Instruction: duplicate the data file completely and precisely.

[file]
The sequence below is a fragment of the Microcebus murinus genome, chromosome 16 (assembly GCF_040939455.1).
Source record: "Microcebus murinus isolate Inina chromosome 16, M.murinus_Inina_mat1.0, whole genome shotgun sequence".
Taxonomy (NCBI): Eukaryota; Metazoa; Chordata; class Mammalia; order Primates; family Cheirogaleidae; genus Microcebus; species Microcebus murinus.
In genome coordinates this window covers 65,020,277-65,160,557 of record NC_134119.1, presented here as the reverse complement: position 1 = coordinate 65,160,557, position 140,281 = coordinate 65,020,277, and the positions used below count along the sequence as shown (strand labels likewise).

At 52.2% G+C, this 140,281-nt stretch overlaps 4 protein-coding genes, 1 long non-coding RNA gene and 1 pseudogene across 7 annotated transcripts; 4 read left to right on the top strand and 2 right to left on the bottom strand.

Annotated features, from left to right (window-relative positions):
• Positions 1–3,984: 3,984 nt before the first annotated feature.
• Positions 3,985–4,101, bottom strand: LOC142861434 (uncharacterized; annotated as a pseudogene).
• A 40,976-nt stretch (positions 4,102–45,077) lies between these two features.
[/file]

The sequence below is a fragment of the Microcebus murinus genome, chromosome 16 (assembly GCF_040939455.1).
Source record: "Microcebus murinus isolate Inina chromosome 16, M.murinus_Inina_mat1.0, whole genome shotgun sequence".
Taxonomy (NCBI): Eukaryota; Metazoa; Chordata; class Mammalia; order Primates; family Cheirogaleidae; genus Microcebus; species Microcebus murinus.
In genome coordinates this window covers 65,020,277-65,160,557 of record NC_134119.1, presented here as the reverse complement: position 1 = coordinate 65,160,557, position 140,281 = coordinate 65,020,277, and the positions used below count along the sequence as shown (strand labels likewise).

At 52.2% G+C, this 140,281-nt stretch overlaps 4 protein-coding genes, 1 long non-coding RNA gene and 1 pseudogene across 7 annotated transcripts; 4 read left to right on the top strand and 2 right to left on the bottom strand.

Annotated features, from left to right (window-relative positions):
• Positions 1–3,984: 3,984 nt before the first annotated feature.
• Positions 3,985–4,101, bottom strand: LOC142861434 (uncharacterized; annotated as a pseudogene).
• A 40,976-nt stretch (positions 4,102–45,077) lies between these two features.